This chapter outlines the academic training and career characteristics of institutional leaders (presidents) in three higher education systems in East Asia. These three systems have a large share of private universities, have experienced rapid massification during the last four decades, achieved a global reputation, and have experienced managerial governance since the 1990s. University presidents are elected through faculty voting in most national universities while it is optional for private universities. This chapter uncovers how these three countries differ and are similar in terms of their institutional leaders' training and career development before they were appointed as university president. We found that university presidents are “old” and “male” in these three countries. In addition, their academic disciplines are balanced between hard and soft disciplines. A large number of university presidents are drawn from alumni members in Korea and Japan while this is a relatively uncommon in Taiwan. Their international experience is relatively high in Korea and Taiwan while it is low in Japan. Most university presidents have prior experience in senior leadership positions in Taiwan but much less so in Japan and Korea. Faculty members in Taiwan perceive their senior managers to be more competent than faculty in Japan and Korea.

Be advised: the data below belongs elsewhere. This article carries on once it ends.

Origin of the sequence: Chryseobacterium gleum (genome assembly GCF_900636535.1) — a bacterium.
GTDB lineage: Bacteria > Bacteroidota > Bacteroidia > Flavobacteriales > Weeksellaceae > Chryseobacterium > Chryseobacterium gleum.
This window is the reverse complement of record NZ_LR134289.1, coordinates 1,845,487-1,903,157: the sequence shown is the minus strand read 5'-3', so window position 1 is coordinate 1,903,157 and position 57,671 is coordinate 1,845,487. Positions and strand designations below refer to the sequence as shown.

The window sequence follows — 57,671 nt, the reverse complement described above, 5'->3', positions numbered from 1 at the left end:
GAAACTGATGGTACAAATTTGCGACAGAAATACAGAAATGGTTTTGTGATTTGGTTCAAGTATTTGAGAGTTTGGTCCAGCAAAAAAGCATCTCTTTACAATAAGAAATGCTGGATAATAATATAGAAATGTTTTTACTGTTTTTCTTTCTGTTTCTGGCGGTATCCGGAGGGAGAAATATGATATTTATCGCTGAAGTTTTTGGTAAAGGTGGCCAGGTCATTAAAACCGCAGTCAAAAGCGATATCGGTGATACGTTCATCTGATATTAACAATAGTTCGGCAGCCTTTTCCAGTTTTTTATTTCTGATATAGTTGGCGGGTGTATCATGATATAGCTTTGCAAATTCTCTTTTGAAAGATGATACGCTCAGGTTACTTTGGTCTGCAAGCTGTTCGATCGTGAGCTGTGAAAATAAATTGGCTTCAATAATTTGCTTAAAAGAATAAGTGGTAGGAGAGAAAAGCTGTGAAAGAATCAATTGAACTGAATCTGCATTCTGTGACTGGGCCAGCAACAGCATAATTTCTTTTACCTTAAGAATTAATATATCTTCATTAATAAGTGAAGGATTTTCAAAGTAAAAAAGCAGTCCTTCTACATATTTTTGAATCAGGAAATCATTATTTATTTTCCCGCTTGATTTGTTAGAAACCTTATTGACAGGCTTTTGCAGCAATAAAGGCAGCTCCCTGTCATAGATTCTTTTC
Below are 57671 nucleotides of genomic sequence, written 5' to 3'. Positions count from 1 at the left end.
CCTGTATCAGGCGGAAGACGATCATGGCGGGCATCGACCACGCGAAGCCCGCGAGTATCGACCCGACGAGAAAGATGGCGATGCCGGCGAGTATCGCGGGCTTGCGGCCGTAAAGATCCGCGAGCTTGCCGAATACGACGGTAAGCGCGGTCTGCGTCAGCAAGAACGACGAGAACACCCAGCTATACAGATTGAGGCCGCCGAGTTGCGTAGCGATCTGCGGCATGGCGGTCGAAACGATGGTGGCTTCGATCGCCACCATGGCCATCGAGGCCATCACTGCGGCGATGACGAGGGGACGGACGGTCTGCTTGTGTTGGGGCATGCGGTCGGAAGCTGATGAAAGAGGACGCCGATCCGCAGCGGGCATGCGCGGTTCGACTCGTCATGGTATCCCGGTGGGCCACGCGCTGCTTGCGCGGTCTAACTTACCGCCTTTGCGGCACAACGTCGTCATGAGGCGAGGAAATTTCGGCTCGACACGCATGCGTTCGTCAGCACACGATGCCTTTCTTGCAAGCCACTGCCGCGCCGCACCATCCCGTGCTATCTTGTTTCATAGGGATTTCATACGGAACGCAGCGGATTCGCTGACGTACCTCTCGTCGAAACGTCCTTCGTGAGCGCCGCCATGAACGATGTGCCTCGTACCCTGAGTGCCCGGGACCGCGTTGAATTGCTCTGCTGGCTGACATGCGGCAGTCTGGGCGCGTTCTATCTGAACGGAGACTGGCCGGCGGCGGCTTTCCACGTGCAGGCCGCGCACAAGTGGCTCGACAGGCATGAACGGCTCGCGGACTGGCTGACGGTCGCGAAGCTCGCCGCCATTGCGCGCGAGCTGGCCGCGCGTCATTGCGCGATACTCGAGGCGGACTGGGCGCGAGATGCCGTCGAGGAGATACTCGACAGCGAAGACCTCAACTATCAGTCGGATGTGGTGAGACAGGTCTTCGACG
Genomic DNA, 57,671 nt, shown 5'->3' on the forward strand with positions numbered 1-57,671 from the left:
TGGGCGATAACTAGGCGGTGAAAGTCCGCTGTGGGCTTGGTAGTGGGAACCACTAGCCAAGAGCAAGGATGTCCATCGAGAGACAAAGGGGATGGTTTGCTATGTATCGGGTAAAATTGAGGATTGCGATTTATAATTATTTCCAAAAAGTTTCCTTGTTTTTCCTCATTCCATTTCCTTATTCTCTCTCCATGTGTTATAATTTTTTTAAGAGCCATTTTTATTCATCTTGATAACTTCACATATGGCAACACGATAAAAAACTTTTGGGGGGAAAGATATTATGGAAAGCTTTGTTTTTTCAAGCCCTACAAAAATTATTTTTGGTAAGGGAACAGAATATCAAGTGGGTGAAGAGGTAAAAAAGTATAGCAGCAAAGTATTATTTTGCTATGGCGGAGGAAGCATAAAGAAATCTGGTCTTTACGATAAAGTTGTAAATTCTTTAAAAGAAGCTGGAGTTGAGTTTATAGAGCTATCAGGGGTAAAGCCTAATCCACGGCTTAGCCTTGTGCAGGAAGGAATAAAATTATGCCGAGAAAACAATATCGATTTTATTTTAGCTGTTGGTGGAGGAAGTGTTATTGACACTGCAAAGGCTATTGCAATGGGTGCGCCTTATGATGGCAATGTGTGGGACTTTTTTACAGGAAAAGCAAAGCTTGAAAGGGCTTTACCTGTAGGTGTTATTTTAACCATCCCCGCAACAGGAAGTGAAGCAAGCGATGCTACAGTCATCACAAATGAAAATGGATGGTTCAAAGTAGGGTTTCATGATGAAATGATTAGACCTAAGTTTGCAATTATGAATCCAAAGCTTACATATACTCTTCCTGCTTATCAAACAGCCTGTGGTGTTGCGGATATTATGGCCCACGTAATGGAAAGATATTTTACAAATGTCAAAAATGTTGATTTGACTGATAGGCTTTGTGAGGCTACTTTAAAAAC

Shin, J.C., Huang, F. and Chi Hou, A.Y. (2022), "University Presidents in Japan, Korea, and Taiwan: Academic Training and Career Characteristics", Blair, A., Evans, D., Hughes, C. and Tight, M. (Ed.) International Perspectives on Leadership in Higher Education (International Perspectives on Higher Education Research, Vol. 15), Emerald Publishing Limited, Leeds, pp. 61-75. https://doi.org/10.1108/S1479-362820220000015004
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